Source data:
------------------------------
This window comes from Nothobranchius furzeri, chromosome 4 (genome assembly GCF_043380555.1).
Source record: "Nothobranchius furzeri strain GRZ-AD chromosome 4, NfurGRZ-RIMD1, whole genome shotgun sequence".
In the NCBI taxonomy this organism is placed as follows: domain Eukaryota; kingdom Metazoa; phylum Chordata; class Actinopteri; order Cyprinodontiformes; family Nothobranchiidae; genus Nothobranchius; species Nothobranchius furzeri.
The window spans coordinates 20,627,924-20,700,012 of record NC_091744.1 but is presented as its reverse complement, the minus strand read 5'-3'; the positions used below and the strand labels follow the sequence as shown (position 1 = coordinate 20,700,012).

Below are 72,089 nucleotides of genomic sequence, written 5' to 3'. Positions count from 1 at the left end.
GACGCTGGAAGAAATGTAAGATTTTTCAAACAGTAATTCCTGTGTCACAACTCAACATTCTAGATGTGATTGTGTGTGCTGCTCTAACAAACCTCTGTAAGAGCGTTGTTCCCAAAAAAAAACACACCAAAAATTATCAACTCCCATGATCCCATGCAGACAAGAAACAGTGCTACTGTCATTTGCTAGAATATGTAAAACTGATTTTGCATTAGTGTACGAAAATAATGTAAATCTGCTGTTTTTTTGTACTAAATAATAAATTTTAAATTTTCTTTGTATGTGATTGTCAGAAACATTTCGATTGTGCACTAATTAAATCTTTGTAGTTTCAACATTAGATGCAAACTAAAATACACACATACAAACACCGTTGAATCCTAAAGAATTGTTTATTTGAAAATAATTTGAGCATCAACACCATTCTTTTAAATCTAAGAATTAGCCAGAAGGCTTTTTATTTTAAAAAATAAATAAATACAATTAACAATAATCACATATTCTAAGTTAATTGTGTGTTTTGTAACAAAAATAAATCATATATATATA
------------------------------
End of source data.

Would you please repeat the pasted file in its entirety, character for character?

This window comes from Nothobranchius furzeri, chromosome 4 (genome assembly GCF_043380555.1).
Source record: "Nothobranchius furzeri strain GRZ-AD chromosome 4, NfurGRZ-RIMD1, whole genome shotgun sequence".
In the NCBI taxonomy this organism is placed as follows: domain Eukaryota; kingdom Metazoa; phylum Chordata; class Actinopteri; order Cyprinodontiformes; family Nothobranchiidae; genus Nothobranchius; species Nothobranchius furzeri.
The window spans coordinates 20,627,924-20,700,012 of record NC_091744.1 but is presented as its reverse complement, the minus strand read 5'-3'; the positions used below and the strand labels follow the sequence as shown (position 1 = coordinate 20,700,012).

Below are 72,089 nucleotides of genomic sequence, written 5' to 3'. Positions count from 1 at the left end.
GACGCTGGAAGAAATGTAAGATTTTTCAAACAGTAATTCCTGTGTCACAACTCAACATTCTAGATGTGATTGTGTGTGCTGCTCTAACAAACCTCTGTAAGAGCGTTGTTCCCAAAAAAAAACACACCAAAAATTATCAACTCCCATGATCCCATGCAGACAAGAAACAGTGCTACTGTCATTTGCTAGAATATGTAAAACTGATTTTGCATTAGTGTACGAAAATAATGTAAATCTGCTGTTTTTTTGTACTAAATAATAAATTTTAAATTTTCTTTGTATGTGATTGTCAGAAACATTTCGATTGTGCACTAATTAAATCTTTGTAGTTTCAACATTAGATGCAAACTAAAATACACACATACAAACACCGTTGAATCCTAAAGAATTGTTTATTTGAAAATAATTTGAGCATCAACACCATTCTTTTAAATCTAAGAATTAGCCAGAAGGCTTTTTATTTTAAAAAATAAATAAATACAATTAACAATAATCACATATTCTAAGTTAATTGTGTGTTTTGTAACAAAAATAAATCATATATATATA